PARK CITY, Utah -- When hurdler
She didn't expect that temporarily switching sports would also give her the freedom to eat — a lot.
Jones, who was fourth in the 100-meter hurdles at the London Summer Games, normally weighs about 130 pounds when she’s training for track.
To be an effective brakeman with Jazmine Fenlator, Jones was told she'd have to gain weight and abandon her track-focused diet, the better to bulk up and give her mass to push the sled to a good start.
"I think it's good to have a change. In my 13 years as a pro in track there would be times I'd feel like if I had a bit of a candy bar I'd feel like my career would be over," Jones said during the U.S. Olympic media summit. "So to have the floodgates open, so where you can just eat anything, this is going to be awesome. And it totally is for a week and a half and then your body is like, 'Wait, what are you doing to me? I'm not used to this.' "
She went on a 9,000-calories-a-day diet, which included weight-gaining shakes she supplemented with half a cup of whipping cream. The total per shake: 1,365 calories. And she'd have three of those per day. And a double bacon cheeseburger with fries and a drink.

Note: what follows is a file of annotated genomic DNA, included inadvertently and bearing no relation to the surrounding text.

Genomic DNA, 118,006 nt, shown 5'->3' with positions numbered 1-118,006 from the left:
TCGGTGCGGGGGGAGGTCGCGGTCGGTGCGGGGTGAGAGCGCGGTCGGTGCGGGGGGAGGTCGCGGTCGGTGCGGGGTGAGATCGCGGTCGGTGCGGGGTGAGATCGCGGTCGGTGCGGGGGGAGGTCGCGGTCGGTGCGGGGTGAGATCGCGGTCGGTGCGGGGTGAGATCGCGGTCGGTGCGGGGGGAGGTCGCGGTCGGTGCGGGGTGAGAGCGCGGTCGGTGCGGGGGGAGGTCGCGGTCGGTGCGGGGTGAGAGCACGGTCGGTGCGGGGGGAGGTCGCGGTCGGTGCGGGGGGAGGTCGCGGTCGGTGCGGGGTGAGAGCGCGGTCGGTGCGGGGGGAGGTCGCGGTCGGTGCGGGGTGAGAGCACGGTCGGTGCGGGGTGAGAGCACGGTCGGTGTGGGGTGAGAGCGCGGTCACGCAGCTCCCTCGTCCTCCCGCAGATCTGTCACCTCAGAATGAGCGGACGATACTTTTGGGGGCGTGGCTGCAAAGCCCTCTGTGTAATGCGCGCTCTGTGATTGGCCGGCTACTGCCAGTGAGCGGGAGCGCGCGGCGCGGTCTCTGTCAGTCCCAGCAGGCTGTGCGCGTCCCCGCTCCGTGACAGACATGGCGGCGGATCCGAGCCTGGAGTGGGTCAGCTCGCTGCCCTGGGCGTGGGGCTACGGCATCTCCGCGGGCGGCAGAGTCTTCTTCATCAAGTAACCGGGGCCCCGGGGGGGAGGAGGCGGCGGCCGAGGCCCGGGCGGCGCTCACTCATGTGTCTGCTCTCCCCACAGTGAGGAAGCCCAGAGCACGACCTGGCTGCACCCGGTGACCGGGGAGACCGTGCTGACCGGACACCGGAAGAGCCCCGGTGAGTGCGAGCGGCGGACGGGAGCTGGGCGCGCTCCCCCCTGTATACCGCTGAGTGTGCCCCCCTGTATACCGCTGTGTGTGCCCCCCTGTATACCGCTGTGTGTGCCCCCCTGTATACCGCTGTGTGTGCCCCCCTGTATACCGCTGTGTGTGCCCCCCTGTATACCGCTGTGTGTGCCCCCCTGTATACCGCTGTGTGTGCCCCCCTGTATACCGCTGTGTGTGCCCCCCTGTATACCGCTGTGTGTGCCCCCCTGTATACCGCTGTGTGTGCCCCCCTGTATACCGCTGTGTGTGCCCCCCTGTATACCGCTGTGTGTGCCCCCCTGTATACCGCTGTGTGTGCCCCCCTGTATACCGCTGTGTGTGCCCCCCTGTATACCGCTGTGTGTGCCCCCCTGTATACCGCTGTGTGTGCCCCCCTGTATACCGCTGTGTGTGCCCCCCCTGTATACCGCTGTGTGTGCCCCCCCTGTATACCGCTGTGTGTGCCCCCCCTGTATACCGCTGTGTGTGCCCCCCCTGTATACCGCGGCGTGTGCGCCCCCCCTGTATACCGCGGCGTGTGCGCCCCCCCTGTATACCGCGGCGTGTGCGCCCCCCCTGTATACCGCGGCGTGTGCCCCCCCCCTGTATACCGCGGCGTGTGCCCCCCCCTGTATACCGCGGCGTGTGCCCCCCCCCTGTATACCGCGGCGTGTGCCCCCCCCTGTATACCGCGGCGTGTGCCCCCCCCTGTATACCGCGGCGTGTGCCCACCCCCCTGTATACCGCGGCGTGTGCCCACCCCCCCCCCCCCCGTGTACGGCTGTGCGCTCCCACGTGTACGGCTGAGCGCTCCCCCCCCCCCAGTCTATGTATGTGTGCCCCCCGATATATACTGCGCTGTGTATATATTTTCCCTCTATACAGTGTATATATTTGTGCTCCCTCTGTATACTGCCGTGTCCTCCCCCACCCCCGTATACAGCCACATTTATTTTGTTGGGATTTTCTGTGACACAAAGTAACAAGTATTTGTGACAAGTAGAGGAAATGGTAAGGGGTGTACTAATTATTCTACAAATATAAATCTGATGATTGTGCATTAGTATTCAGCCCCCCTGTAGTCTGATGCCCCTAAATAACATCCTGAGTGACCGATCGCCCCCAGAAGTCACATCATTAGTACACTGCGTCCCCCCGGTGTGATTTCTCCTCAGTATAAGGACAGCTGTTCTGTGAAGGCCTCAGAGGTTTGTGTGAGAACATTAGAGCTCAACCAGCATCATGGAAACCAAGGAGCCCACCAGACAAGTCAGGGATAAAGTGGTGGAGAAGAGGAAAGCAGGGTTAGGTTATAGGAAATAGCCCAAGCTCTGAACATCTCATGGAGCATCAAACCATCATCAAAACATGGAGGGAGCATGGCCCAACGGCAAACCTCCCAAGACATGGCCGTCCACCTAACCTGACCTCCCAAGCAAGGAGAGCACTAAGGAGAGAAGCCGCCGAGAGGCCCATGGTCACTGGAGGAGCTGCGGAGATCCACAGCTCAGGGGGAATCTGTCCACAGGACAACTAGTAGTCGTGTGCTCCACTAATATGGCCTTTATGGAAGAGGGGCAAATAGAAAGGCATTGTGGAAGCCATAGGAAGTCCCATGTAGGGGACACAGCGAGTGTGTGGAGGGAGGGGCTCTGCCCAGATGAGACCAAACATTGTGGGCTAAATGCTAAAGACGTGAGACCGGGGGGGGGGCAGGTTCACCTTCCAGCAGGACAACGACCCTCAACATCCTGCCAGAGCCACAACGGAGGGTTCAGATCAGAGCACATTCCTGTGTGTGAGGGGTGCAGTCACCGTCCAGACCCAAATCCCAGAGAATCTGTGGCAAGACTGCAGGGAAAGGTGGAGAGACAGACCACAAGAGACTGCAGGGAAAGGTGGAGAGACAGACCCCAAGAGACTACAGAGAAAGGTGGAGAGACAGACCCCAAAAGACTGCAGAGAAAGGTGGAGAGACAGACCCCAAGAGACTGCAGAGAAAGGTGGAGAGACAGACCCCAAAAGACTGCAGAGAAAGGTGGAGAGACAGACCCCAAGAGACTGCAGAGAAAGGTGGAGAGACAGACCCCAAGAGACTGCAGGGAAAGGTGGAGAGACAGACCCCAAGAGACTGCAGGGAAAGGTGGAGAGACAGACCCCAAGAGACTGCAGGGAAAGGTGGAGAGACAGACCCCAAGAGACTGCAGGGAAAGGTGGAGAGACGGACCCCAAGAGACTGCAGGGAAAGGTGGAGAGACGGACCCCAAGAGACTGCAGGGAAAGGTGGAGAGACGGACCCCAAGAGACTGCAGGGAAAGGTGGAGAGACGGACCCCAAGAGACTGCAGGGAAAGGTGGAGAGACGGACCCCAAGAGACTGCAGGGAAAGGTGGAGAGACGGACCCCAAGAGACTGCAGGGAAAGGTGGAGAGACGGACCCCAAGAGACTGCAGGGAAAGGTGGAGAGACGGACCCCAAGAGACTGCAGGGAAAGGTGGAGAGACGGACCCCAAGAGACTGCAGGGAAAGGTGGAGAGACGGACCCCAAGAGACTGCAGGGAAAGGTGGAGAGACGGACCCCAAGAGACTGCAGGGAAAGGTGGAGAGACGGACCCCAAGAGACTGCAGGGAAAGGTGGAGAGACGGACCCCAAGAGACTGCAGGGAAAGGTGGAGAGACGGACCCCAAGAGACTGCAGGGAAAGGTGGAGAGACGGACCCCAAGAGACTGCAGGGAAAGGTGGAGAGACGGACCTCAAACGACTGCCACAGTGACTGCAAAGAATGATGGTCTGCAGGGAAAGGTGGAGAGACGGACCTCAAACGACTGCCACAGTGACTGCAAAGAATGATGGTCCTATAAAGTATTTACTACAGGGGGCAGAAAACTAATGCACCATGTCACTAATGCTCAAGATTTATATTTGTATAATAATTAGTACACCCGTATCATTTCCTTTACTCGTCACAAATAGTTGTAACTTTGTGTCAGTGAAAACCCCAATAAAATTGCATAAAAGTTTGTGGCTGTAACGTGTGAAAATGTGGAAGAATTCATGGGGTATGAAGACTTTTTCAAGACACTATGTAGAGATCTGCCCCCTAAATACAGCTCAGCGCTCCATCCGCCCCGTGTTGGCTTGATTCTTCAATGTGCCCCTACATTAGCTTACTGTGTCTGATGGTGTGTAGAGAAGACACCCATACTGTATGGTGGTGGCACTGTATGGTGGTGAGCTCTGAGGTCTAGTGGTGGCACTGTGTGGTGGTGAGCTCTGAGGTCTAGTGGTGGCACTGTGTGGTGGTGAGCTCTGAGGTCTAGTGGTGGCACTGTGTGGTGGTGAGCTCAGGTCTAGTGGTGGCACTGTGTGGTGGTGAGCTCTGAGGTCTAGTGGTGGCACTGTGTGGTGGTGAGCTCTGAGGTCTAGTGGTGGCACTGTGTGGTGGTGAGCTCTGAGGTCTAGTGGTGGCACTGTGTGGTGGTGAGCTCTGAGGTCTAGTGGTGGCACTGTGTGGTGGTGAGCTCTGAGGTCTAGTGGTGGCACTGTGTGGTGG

"That's like 2,000 calories," she said. "For breakfast I'd have eggs, pancakes, and for lunch a sandwich or pizza. Every day would change. With track it was specific meals and I could tell you exactly what I've had for the last 13 years, but bobsled it was literally whatever you craved and a lot of it.
"I've had a lot of fast food the last three months."
The result has been a 30-pound weight gain, to around 160 pounds. She said she was told that her ideal weight would be about 162.
Jones also said she still has the tight abs she had while in track shape, but she has lost some flexibility and will have to regain that when she returns to the track. She said she has tried to do yoga to keep that flexibility but simply doesn’t have the time because bobsled is so demanding.
"You have two hours prepping a sled, it's cold, and the last thing you want to do is another workout after you've already done like a nine-hour day," she said. "It's hard to keep that flexibility."
But on the whole, she's enjoying her bobsled experience, though she said she still feels terrified when she starts down the track.
"You never get over it," she said, smiling. "There's a few tracks that are smoother than others. Park City's track is actually quite smooth. St. Moritz is a nice one. The Sochi one isn't a bad one, depending on how the ice is prepared. But the other ones, Lake Placid, they call it the baby shaker for a reason. But there are just some tracks that are rougher on your body than others.
"That's kind of the excitement. You know you've really achieved something when you go down. It's one of the top 100 things to do on a bucket list, to go on a bobsled before you die. So I can definitely see it."